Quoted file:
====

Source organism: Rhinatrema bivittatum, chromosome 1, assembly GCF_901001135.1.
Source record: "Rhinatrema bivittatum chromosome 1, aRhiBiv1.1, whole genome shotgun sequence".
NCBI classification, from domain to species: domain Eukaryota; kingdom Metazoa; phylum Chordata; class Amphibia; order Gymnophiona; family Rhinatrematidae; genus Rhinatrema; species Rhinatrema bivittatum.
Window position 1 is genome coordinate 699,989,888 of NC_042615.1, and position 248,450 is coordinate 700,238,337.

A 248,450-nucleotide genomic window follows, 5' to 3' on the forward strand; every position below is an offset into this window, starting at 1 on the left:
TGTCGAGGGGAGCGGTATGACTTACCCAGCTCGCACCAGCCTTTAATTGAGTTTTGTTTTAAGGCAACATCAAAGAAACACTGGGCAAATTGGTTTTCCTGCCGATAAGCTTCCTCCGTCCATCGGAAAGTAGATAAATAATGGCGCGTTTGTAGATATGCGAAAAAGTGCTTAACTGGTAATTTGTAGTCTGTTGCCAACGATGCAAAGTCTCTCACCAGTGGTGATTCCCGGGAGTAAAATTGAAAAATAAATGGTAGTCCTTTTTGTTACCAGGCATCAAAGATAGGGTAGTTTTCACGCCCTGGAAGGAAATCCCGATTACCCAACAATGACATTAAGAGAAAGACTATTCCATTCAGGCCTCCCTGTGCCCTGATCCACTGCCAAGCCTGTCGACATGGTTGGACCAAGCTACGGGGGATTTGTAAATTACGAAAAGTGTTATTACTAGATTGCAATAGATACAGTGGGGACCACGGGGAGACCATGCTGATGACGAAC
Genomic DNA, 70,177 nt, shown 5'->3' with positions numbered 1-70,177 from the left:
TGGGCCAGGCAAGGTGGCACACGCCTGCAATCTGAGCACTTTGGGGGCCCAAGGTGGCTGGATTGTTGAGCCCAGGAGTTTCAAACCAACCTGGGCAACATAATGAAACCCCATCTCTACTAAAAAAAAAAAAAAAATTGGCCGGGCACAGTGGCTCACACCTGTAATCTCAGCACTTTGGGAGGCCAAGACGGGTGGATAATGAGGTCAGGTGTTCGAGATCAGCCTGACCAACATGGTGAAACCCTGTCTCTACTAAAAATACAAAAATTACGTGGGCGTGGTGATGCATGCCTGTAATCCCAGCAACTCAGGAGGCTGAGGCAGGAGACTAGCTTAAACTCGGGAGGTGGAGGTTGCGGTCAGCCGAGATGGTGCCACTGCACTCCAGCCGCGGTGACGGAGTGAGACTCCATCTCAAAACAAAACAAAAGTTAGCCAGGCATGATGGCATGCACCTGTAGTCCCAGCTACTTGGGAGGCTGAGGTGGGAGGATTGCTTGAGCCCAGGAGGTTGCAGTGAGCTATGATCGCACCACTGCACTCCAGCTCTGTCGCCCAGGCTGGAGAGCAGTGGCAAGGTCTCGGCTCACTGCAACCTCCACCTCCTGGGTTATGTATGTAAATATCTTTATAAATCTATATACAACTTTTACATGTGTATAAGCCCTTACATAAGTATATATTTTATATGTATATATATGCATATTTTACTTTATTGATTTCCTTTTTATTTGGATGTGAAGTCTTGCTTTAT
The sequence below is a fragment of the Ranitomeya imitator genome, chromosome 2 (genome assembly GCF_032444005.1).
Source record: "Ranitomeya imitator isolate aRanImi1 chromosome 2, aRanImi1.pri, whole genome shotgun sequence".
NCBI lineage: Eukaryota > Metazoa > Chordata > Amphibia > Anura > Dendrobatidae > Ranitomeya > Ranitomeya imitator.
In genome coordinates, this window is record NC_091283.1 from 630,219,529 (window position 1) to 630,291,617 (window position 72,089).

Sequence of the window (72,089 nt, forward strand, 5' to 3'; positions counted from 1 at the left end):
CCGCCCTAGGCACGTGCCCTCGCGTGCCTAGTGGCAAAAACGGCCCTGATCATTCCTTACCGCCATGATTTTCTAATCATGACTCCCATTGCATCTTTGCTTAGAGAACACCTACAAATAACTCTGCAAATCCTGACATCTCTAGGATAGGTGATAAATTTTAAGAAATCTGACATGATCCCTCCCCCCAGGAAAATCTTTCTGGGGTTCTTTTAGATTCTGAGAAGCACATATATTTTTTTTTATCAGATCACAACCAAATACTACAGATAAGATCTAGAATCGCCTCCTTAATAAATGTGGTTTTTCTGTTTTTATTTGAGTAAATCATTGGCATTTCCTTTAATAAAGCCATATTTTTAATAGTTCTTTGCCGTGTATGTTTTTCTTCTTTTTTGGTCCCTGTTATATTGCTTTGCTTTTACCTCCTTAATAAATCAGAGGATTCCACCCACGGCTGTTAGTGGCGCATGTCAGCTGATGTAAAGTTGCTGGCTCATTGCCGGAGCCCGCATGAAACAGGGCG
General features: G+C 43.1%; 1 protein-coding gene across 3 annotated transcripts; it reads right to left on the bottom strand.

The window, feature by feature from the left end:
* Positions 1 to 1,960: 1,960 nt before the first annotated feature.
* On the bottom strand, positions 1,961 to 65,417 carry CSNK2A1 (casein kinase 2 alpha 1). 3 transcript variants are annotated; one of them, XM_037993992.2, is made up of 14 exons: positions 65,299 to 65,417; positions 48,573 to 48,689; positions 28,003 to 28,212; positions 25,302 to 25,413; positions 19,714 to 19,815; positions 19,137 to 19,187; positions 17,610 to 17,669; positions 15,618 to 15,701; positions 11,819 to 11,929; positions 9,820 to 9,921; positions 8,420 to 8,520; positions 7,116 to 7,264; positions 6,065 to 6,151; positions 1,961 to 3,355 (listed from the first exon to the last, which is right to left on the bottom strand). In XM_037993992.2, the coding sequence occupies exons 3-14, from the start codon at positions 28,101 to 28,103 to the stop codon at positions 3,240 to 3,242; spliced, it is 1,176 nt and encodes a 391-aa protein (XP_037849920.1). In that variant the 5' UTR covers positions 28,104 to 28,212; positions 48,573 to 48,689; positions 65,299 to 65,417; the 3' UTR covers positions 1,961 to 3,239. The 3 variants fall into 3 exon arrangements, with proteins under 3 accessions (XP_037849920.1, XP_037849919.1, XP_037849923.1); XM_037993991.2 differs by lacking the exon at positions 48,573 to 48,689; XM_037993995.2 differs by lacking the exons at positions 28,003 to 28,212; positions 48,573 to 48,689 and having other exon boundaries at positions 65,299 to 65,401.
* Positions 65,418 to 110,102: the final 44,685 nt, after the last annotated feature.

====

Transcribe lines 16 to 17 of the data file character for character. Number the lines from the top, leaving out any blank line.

The window, feature by feature from the left end:
* Positions 1 to 1,960: 1,960 nt before the first annotated feature.